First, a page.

JHEP Reports, Volume 4, April 2022,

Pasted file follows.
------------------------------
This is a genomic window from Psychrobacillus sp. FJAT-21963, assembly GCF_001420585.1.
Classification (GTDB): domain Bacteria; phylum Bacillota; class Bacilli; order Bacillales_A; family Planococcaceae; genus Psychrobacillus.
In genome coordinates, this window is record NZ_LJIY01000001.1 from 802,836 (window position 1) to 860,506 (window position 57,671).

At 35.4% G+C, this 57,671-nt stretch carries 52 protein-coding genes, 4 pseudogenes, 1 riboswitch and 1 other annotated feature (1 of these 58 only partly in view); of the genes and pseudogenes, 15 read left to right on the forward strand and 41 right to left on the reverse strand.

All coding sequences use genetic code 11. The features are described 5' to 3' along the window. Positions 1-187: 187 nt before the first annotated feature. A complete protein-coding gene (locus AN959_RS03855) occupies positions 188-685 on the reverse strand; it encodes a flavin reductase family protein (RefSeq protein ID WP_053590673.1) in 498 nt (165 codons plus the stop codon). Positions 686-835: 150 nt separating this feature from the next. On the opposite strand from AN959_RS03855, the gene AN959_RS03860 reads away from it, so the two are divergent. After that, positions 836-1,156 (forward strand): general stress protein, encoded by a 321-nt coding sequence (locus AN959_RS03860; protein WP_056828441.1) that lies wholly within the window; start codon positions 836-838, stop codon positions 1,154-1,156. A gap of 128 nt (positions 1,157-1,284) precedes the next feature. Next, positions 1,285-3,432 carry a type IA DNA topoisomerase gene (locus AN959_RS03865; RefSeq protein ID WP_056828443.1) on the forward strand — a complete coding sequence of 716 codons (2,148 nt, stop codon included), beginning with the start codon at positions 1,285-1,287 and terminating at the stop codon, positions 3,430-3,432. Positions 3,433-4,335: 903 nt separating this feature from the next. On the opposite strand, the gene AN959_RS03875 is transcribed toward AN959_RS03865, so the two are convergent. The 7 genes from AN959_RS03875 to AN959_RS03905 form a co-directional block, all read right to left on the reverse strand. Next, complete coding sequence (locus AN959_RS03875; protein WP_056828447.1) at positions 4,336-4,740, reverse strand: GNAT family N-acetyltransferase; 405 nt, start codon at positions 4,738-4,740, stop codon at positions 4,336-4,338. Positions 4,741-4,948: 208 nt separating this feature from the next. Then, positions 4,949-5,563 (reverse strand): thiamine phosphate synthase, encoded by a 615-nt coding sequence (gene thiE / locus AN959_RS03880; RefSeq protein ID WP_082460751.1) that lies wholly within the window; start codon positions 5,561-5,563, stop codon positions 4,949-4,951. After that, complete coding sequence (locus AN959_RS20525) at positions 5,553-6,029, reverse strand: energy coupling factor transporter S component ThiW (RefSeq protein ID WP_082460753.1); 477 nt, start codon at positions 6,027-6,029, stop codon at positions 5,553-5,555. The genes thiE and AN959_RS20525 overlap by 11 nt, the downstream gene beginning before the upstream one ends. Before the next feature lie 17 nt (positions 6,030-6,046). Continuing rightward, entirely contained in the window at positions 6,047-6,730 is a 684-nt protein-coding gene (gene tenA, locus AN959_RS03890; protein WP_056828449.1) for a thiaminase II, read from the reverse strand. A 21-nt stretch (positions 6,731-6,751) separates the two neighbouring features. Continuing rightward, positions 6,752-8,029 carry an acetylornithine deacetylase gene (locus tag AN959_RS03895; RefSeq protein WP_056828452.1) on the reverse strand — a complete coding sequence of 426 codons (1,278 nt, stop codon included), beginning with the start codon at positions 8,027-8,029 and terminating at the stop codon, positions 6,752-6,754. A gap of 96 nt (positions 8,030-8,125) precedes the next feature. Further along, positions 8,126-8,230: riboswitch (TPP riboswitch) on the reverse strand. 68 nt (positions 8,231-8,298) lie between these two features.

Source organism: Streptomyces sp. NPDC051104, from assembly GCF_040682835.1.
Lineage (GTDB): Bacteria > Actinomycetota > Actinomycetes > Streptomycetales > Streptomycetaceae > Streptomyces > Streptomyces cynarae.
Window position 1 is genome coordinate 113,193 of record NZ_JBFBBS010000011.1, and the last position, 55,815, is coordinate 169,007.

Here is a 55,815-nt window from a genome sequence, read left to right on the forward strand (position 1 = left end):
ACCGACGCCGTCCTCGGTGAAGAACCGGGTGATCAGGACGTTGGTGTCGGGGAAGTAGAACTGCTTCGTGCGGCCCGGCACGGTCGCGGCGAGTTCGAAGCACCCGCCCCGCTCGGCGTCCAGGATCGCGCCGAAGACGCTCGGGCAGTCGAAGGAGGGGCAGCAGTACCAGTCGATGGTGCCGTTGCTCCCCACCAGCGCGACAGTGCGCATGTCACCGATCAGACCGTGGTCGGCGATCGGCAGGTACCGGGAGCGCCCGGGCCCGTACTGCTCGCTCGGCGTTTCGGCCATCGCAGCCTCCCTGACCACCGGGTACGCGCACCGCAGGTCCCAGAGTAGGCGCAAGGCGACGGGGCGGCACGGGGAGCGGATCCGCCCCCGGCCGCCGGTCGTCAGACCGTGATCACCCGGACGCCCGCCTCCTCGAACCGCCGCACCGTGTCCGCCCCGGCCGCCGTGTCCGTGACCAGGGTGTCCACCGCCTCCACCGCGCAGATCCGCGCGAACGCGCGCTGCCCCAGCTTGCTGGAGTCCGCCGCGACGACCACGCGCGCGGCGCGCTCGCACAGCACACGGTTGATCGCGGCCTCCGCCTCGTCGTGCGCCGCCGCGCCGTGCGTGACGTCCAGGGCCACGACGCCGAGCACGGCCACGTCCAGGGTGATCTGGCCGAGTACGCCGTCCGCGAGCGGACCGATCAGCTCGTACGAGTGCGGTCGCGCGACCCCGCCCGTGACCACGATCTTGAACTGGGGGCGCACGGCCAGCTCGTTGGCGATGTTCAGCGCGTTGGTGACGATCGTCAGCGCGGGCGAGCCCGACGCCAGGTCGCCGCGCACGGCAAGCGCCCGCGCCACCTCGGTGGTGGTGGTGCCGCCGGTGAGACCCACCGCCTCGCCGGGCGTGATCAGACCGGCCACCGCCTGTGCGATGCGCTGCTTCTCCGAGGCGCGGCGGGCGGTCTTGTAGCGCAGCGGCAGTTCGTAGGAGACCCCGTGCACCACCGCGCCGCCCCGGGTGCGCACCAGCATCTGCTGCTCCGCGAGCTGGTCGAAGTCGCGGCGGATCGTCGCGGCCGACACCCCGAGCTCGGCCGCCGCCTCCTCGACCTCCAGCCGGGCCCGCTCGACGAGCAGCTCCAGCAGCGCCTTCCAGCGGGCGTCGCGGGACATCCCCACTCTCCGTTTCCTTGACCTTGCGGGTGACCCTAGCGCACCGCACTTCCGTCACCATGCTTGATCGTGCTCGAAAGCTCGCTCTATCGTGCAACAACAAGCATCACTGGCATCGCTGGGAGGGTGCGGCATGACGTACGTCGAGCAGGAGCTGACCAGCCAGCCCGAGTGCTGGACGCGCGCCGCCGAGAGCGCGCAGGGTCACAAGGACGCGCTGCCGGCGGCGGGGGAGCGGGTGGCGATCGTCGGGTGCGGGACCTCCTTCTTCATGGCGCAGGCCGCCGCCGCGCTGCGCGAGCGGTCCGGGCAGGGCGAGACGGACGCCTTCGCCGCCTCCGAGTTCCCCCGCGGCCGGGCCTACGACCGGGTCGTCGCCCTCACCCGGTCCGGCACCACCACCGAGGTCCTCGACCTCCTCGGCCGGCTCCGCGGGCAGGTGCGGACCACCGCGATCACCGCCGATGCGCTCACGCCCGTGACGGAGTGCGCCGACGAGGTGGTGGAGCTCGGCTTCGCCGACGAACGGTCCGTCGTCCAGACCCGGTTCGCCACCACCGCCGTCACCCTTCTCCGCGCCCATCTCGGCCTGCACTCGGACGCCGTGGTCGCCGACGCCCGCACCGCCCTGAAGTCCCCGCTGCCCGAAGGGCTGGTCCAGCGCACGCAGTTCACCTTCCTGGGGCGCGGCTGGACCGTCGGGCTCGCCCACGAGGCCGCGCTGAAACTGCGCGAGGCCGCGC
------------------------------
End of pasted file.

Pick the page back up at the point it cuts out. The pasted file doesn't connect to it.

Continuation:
Background & Aims: HBV infects over 257 million people worldwide and is associated with the development of hepatocellular carcinoma (HCC). Integration of HBV DNA into the host genome is likely a key driver of HCC oncogenesis. Here, we utilise targeted long-read sequencing to determine the structure of HBV DNA integrations as well as full isoform information of HBV mRNA with more accurate quantification than traditional next generation sequencing platforms. Methods: DNA and RNA were isolated from fresh frozen liver biopsies collected within the GS-US-174-0149 clinical trial. A pan-genotypic panel of biotinylated oligos was developed to enrich for HBV sequences from sheared genomic DNA (∼7 kb) and full-length cDNA libraries from poly-adenylated RNA. Samples were sequenced on the PacBio long-read platform and analysed using a custom bioinformatic pipeline. Results: HBV-targeted long-read DNA sequencing generated high coverage data spanning entire integrations. Strikingly, in 13 of 42 samples (31%) we were able to detect HBV sequences flanked by 2 different chromosomes, indicating a chromosomal translocation associated with HBV integration. Chromosomal translocations were unique to each biopsy sample, suggesting that each originated randomly, and in some cases had evidence of clonal expansion. Using targeted long-read RNA sequencing, we determined that upwards of 95% of all HBV transcripts in patients who are HBeAg-positive originate from cccDNA. In contrast, patients who are HBeAg-negative expressed mostly HBsAg from integrations. Conclusions: Targeted lso-Seq allowed for accurate quantitation of the HBV transcriptome and assignment of transcripts to either cccDNA or integration origins. The existence of multiple unique HBV-associated inter-chromosomal translocations in non-HCC CHB patient liver biopsies suggests a novel mechanism with mutagenic potential that may contribute to progression to HCC. Lay summary: Fresh frozen liver biopsies from patients infected with HBV were subjected to targeted long-read RNA and DNA sequencing. Long-read RNA sequencing captures entire HBV transcripts in a single read, allowing for resolution of overlapping transcripts from the HBV genome. This resolution allowed us to quantify the burden of transcription from integrations vs. cccDNA origin in individual patients. Patients who were HBeAg-positive had a significantly larger fraction of the HBV transcriptome originating from cccDNA compared with those who were HBeAg-negative. Long-read DNA sequencing captured entire integrated HBV sequences including multiple kilobases of flanking host sequence within single reads. This resolution allowed us to describe integration events flanked by 2 different host chromosomes, indicating that integrated HBV DNA are associated with inter-chromosomal translocations. This may lead to significant transcriptional dysregulation and drive progression to HCC.